Mary Cotter, vice-president of HRS, says that many of the rabbits purchased as Easter pets will never live to see their first birthday. Some will die from neglect, while others will be abandoned in local parks or left at animal shelters. “It is irresponsible for pet stores to push rabbits and other so-called Easter animals during the holiday,” says Cotter. “Unless parents are willing to take full responsibility for the possible 10-year lifepan of a live rabbit, they should buy their children chocolate rabbits instead.”

Most children want a companion they can hold, carry and cuddle, but rabbits are fragile, ground-loving creatures who break easily when dropped. 

Additionally, rabbits are easily frightened by loud noises. It is unreasonable to expect a small child to make a 10-year commitment to taking care of a rabbit. All too often, the child loses interest, and the rabbit ends up neglected or abandoned.

Does this mean no families with children should never have pet rabbits? “Not at all!” says DeMello. “But what it does mean is that parents must be actively involved on a daily basis, and willing to supervise any interactions between rabbits and children. Otherwise, chocolate is the way to go!”

For families willing to make the long-term commitment, here are a few points to consider before acquiring a rabbit:
  • Housing: For rabbits who use a cage, the cage needs to be at least six times the size of the adult rabbit. It should not have a wire bottom, as the wire can cause sores on the rabbit’s feet. There should be room for a litterbox, toys, food and water bowls. Others may choose to forgo a cage entirely, using instead a pen for the rabbit’s home base.
  • Playtime: Rabbits need plenty of exercise and should be allowed at least 30 hours out-of-cage or pen running time in a rabbit-proofed area of the home per week.
  • Outdoors: Rabbits should never be left outdoors unsupervised. They can, literally, be frightened to death when approached by predators such as dogs, cats, raccoons and owls. They can also dig under fences to escape.
  • Litter Box: Rabbits, once spayed or neutered, will readily use litterboxes that are place in one corner of the rabbit’s space; the rabbit’s running space should contain at least one additional box. Use dust-free, natural litter–not the clumping kind, and no softwood shavings.
  • Diet: Rabbits need fresh water, unlimited fresh, grass hay, 1-2 cups of fresh vegetables, and a small serving (1/4 c per 5 lb. rabbit) of plain rabbit pellets each day.
  • Health: Like dogs and cats, rabbits should be spayed or neutered. The risk of uterine cancer in unspayed female rabbits is alarmingly high, and unneutered males are likely to spray.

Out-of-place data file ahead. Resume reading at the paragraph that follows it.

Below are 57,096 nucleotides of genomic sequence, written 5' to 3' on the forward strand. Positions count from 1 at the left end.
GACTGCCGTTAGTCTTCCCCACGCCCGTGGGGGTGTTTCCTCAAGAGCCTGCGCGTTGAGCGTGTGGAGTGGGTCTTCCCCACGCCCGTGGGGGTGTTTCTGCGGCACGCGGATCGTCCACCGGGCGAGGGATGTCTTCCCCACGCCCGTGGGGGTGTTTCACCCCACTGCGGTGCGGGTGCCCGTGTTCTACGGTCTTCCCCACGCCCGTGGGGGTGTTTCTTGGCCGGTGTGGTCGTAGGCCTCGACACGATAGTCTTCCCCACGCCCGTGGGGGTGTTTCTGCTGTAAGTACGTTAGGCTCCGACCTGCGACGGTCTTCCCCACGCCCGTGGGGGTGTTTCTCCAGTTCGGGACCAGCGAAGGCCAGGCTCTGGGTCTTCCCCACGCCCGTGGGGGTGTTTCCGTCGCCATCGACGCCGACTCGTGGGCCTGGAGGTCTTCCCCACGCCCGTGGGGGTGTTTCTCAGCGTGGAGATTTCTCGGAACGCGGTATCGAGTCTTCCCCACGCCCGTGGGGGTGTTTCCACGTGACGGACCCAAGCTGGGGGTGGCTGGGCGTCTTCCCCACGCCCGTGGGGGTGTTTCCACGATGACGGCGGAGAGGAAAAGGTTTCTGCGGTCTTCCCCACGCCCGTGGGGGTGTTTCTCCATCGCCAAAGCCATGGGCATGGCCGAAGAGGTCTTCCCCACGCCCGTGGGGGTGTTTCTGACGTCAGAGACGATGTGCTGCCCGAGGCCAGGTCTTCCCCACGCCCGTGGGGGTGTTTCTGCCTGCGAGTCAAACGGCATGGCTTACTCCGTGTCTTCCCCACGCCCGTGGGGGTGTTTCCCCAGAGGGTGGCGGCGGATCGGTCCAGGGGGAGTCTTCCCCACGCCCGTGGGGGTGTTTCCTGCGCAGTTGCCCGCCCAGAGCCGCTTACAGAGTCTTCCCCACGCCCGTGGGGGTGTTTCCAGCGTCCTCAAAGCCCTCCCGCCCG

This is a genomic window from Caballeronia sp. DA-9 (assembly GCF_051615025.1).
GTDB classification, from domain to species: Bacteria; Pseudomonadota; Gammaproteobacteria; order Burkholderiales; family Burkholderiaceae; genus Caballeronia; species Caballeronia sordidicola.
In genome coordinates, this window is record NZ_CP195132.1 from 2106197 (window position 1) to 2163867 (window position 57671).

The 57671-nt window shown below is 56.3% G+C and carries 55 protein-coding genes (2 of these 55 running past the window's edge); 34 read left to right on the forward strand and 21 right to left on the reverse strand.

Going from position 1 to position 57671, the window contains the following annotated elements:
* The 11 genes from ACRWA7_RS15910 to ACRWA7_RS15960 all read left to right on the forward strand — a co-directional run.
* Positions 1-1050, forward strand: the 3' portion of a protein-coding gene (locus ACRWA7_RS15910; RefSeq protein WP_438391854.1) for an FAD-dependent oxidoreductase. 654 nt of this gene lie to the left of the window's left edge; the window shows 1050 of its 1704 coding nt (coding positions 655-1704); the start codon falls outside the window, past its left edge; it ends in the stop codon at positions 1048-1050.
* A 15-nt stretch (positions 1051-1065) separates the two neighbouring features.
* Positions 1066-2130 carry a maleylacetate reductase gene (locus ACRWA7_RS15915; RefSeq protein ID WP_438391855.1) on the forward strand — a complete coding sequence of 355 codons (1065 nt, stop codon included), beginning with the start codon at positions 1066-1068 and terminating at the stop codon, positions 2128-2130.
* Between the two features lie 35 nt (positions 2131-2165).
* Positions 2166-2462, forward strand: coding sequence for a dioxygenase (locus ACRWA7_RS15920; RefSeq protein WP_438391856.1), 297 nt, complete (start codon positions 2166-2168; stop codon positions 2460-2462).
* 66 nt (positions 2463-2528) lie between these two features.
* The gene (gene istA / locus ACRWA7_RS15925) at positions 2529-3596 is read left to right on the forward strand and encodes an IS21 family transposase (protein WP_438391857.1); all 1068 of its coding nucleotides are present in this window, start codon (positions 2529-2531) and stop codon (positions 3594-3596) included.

• Grooming: Rabbits shed their coat 3-4 times per year; use a flea comb and brush away excess fur.

A person who chooses a baby rabbit as a companion must:

  • Have lots of time, a household that can withstand some chewing, and a stable residence.
  • Expect an unneutered/unspayed baby will spray urine. Know that neutering/spaying (at four to six months) will stop the problem.
  • Expect accidents when baby forgets the location of the litterbox.
  • Allow the energetic young rabbit at least 30 hours a week of free time outside her pen, habitat, or cage.
  • Know the cute baby will soon be an adult rabbit and may have a different personality.
If you think you would enjoy sharing your home with a rabbit, please your local animal shelter, humane society or rabbit rescue group for information about adopting a rabbit. No matter where you live, you are probably within 10 miles of a rabbit who desperately needs a safe, indoor home. If you are not sure you can make this kind of commitment, please consider buying your child a chocolate bunny this Easter instead.


Have You Seen Freddy, The Worlds Largest Dog That Stands 7 Feet, 6 Inches Tall?

Typically, when we think of giant dogs, Great Danes come to mind. We’ve all seen one before and quietly thought to ourselves – that is an enormous dog. Their incredible size is truly something to behold.

Freddy is a great dane from Essex, England and he is no exception. Freddy officially stands at 7 feet 6 inches tall and is the tallest dog in the world.

When Freddy’s mom Claire Stoneman brought Freddy home, she knew he was going to grow into a big dog – as most great danes do. She knew that the average great dane male can weigh up to 190 pounds and stand at about 33 inches tall. What she didn’t know, was that he’d soon grow to far surpass those measurements.

Freddy is over two feet taller than Claire when he stands on his hind legs and he weighs in at over 200 pounds.

Last year he was officially recognized as the worlds largest dog by the Guinness World Records.

While most owners might be put off by his enormous size, Claire says she has nothing but love for her giant fur-baby.

Freddy lives with Claire, her children, and his Great Dane sister, Fluer.